Ryan Chartrand

The Cal Poly Organic Farm is offering an easy way to get nutritious food and easy meal plans without spending hours at the grocery store. But you have to act fast in future months, because the program has already sold out.

The seventh annual Fall and Winter Community Supported Agriculture Program, which offers weekly selections of farm fresh organic vegetables, fruits and eggs through a subscription membership. Just two weeks into the 26-week program, running from Sept. 18 through March 12, the program is already full and offering a wait list to interested subscribers.

Vegetable lovers can sign up for a weekly full-share harvest box that feeds four to five people for $650, which works out to $25 per week. Another option is the weekly half-share harvest box that feeds two to three people for $468, or $18 per week, for the entire length of the program.

Students can subscribe to a special 11-week program on a quarterly basis for $198, or $18 per week, to receive a half-share of produce each week. Since the current fall quarter program is full, interested students will be able to sign up for the winter program in December.

The Community Supported Agriculture Program has been an overwhelming success for Cal Poly’s Organic Farm, filling up every year since it began in 2000.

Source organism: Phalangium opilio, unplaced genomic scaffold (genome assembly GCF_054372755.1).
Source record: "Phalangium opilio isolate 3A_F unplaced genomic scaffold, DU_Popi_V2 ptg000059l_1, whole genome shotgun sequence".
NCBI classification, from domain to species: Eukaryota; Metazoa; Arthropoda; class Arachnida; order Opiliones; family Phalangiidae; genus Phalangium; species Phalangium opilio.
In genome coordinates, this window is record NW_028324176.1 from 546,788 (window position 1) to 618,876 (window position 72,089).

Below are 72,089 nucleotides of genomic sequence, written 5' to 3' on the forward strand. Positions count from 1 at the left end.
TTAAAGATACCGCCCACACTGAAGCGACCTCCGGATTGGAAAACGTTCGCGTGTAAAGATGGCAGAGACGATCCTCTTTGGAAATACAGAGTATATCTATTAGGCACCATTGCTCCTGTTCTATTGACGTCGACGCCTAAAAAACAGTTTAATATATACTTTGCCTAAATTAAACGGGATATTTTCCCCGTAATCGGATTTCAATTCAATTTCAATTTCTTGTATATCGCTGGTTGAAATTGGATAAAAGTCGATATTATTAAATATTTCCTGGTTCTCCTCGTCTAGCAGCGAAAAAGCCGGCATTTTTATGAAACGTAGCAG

“Community Supported Agriculture is a partnership, really. In exchange for a commitment to buy a share in our farm’s harvest, students and staff commit to grow high quality herbs, vegetables and fruit for you,” said CSA program coordinator Elaine Genasci.

Members can pick up their harvest boxes each week at the farm located on Mt. Bishop Road, or at other locations in Morro Bay, North County and South County. Pick-up days are Mondays and Thursdays from 3 to 6 p.m. and the locations are determined by demand.

“All the produce is harvested the same day you receive it, so freshness and nutrition are at their peak,” Genasci said.

The kinds of fruits and vegetables in each box vary weekly, depending on what is ready for harvest. Fall and winter crops include lettuce, leafy greens, onions, arugula, leeks, carrots, tomatoes, eggplant, corn, bell peppers, melons and more.

Members also receive a weekly newsletter with recipes, farm-related information, an events calendar of farm activities and workshops in their box each week.

The Community Supported Agriculture Program’s success has even reached beyond local residents and students.

“We have several local restaurants and stores that order from us regularly,” Genasci said.

Clients include Big Sky and Linnea’s in San Luis Obispo, Giuseppe’s in Pismo Beach and Cambria Pines Lodge in Cambria. Markets like Vons and Food 4 Less in Paso Robles and Spencer’s in Morro Bay also order from the CSA Program.

Even with the expansion of services the CSA has begun to offer in the past several years, like collaborating with local growers to provide a greater range of produce and offering free range egg subscriptions, Cal Poly’s Organic Farm does not plan to sacrifice the quality of their products for future growth plans.

“There is a point in growth where you compromise the customer service you can give,” Genasci said.

The Cal Poly Organic Farm is an agricultural program jointly managed by the Horticulture and Crop Science Department, students and farm staff. According to their brochure, “Students enrolled in the Organic Farm Enterprise gain hands-on experience related to organic and sustainable crop production practices.”

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